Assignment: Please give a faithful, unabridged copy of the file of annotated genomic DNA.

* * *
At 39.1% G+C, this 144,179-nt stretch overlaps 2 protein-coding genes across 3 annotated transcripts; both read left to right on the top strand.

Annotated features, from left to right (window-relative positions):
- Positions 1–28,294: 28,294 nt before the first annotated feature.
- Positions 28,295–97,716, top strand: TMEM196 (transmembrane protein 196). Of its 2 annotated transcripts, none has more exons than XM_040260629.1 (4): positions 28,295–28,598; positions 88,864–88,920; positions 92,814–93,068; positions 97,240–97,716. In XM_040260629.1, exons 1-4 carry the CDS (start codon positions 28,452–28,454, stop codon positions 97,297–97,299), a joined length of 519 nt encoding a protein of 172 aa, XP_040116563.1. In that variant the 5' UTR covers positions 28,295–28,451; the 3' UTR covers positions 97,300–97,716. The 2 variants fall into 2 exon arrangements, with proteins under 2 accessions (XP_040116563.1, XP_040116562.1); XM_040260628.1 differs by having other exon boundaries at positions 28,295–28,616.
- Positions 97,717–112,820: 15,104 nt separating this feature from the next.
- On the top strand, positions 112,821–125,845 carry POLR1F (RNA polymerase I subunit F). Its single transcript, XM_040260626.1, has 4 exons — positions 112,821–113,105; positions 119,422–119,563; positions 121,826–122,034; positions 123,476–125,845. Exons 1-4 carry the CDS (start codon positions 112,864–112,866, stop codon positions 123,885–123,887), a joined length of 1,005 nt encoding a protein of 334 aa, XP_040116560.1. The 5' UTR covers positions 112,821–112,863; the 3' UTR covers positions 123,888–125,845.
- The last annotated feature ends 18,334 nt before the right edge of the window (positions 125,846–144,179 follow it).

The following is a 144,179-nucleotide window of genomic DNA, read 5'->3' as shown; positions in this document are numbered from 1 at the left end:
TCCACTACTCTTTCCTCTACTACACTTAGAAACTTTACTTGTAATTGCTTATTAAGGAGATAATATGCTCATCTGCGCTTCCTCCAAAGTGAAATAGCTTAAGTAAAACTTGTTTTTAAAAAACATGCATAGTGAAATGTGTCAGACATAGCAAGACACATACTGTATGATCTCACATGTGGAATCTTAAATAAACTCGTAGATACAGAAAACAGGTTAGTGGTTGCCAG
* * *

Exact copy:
At 39.1% G+C, this 144,179-nt stretch overlaps 2 protein-coding genes across 3 annotated transcripts; both read left to right on the top strand.

Annotated features, from left to right (window-relative positions):
- Positions 1–28,294: 28,294 nt before the first annotated feature.
- Positions 28,295–97,716, top strand: TMEM196 (transmembrane protein 196). Of its 2 annotated transcripts, none has more exons than XM_040260629.1 (4): positions 28,295–28,598; positions 88,864–88,920; positions 92,814–93,068; positions 97,240–97,716. In XM_040260629.1, exons 1-4 carry the CDS (start codon positions 28,452–28,454, stop codon positions 97,297–97,299), a joined length of 519 nt encoding a protein of 172 aa, XP_040116563.1. In that variant the 5' UTR covers positions 28,295–28,451; the 3' UTR covers positions 97,300–97,716. The 2 variants fall into 2 exon arrangements, with proteins under 2 accessions (XP_040116563.1, XP_040116562.1); XM_040260628.1 differs by having other exon boundaries at positions 28,295–28,616.
- Positions 97,717–112,820: 15,104 nt separating this feature from the next.
- On the top strand, positions 112,821–125,845 carry POLR1F (RNA polymerase I subunit F). Its single transcript, XM_040260626.1, has 4 exons — positions 112,821–113,105; positions 119,422–119,563; positions 121,826–122,034; positions 123,476–125,845. Exons 1-4 carry the CDS (start codon positions 112,864–112,866, stop codon positions 123,885–123,887), a joined length of 1,005 nt encoding a protein of 334 aa, XP_040116560.1. The 5' UTR covers positions 112,821–112,863; the 3' UTR covers positions 123,888–125,845.
- The last annotated feature ends 18,334 nt before the right edge of the window (positions 125,846–144,179 follow it).

The following is a 144,179-nucleotide window of genomic DNA, read 5'->3' as shown; positions in this document are numbered from 1 at the left end:
TCCACTACTCTTTCCTCTACTACACTTAGAAACTTTACTTGTAATTGCTTATTAAGGAGATAATATGCTCATCTGCGCTTCCTCCAAAGTGAAATAGCTTAAGTAAAACTTGTTTTTAAAAAACATGCATAGTGAAATGTGTCAGACATAGCAAGACACATACTGTATGATCTCACATGTGGAATCTTAAATAAACTCGTAGATACAGAAAACAGGTTAGTGGTTGCCAG